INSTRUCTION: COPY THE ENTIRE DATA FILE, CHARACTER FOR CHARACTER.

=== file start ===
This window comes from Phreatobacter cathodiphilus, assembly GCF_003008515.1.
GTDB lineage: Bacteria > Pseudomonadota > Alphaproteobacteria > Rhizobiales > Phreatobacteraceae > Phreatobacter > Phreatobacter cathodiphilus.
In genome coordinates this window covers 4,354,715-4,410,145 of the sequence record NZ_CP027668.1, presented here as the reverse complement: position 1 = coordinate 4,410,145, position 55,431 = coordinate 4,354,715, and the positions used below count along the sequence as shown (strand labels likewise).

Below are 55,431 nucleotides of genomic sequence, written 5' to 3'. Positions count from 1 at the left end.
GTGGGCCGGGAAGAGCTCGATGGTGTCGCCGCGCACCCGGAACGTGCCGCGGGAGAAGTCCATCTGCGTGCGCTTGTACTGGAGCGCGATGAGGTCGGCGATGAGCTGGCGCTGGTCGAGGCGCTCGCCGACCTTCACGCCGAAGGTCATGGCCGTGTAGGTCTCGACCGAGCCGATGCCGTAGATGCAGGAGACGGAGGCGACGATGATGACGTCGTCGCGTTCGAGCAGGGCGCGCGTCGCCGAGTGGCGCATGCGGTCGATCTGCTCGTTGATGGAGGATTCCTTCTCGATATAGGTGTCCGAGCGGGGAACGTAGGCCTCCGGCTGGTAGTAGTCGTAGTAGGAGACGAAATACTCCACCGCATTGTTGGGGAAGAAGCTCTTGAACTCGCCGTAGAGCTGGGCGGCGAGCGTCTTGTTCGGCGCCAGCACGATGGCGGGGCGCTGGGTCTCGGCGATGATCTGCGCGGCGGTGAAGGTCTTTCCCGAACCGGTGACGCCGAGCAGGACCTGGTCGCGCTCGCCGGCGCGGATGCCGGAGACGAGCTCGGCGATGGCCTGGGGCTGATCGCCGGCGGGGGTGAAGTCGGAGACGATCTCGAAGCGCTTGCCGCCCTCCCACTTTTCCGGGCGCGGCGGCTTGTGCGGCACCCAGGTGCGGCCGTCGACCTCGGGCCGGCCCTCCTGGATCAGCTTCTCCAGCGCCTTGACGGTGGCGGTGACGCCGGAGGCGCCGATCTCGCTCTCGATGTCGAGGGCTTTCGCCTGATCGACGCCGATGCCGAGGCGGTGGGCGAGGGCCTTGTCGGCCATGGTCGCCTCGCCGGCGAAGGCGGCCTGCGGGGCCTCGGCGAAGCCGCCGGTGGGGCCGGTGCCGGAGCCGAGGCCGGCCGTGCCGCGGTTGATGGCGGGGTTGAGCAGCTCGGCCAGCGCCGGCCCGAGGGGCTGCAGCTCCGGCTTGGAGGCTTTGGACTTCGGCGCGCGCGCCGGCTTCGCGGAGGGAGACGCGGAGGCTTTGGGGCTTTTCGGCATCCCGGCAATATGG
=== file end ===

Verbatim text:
This window comes from Phreatobacter cathodiphilus, assembly GCF_003008515.1.
GTDB lineage: Bacteria > Pseudomonadota > Alphaproteobacteria > Rhizobiales > Phreatobacteraceae > Phreatobacter > Phreatobacter cathodiphilus.
In genome coordinates this window covers 4,354,715-4,410,145 of the sequence record NZ_CP027668.1, presented here as the reverse complement: position 1 = coordinate 4,410,145, position 55,431 = coordinate 4,354,715, and the positions used below count along the sequence as shown (strand labels likewise).

Below are 55,431 nucleotides of genomic sequence, written 5' to 3'. Positions count from 1 at the left end.
GTGGGCCGGGAAGAGCTCGATGGTGTCGCCGCGCACCCGGAACGTGCCGCGGGAGAAGTCCATCTGCGTGCGCTTGTACTGGAGCGCGATGAGGTCGGCGATGAGCTGGCGCTGGTCGAGGCGCTCGCCGACCTTCACGCCGAAGGTCATGGCCGTGTAGGTCTCGACCGAGCCGATGCCGTAGATGCAGGAGACGGAGGCGACGATGATGACGTCGTCGCGTTCGAGCAGGGCGCGCGTCGCCGAGTGGCGCATGCGGTCGATCTGCTCGTTGATGGAGGATTCCTTCTCGATATAGGTGTCCGAGCGGGGAACGTAGGCCTCCGGCTGGTAGTAGTCGTAGTAGGAGACGAAATACTCCACCGCATTGTTGGGGAAGAAGCTCTTGAACTCGCCGTAGAGCTGGGCGGCGAGCGTCTTGTTCGGCGCCAGCACGATGGCGGGGCGCTGGGTCTCGGCGATGATCTGCGCGGCGGTGAAGGTCTTTCCCGAACCGGTGACGCCGAGCAGGACCTGGTCGCGCTCGCCGGCGCGGATGCCGGAGACGAGCTCGGCGATGGCCTGGGGCTGATCGCCGGCGGGGGTGAAGTCGGAGACGATCTCGAAGCGCTTGCCGCCCTCCCACTTTTCCGGGCGCGGCGGCTTGTGCGGCACCCAGGTGCGGCCGTCGACCTCGGGCCGGCCCTCCTGGATCAGCTTCTCCAGCGCCTTGACGGTGGCGGTGACGCCGGAGGCGCCGATCTCGCTCTCGATGTCGAGGGCTTTCGCCTGATCGACGCCGATGCCGAGGCGGTGGGCGAGGGCCTTGTCGGCCATGGTCGCCTCGCCGGCGAAGGCGGCCTGCGGGGCCTCGGCGAAGCCGCCGGTGGGGCCGGTGCCGGAGCCGAGGCCGGCCGTGCCGCGGTTGATGGCGGGGTTGAGCAGCTCGGCCAGCGCCGGCCCGAGGGGCTGCAGCTCCGGCTTGGAGGCTTTGGACTTCGGCGCGCGCGCCGGCTTCGCGGAGGGAGACGCGGAGGCTTTGGGGCTTTTCGGCATCCCGGCAATATGG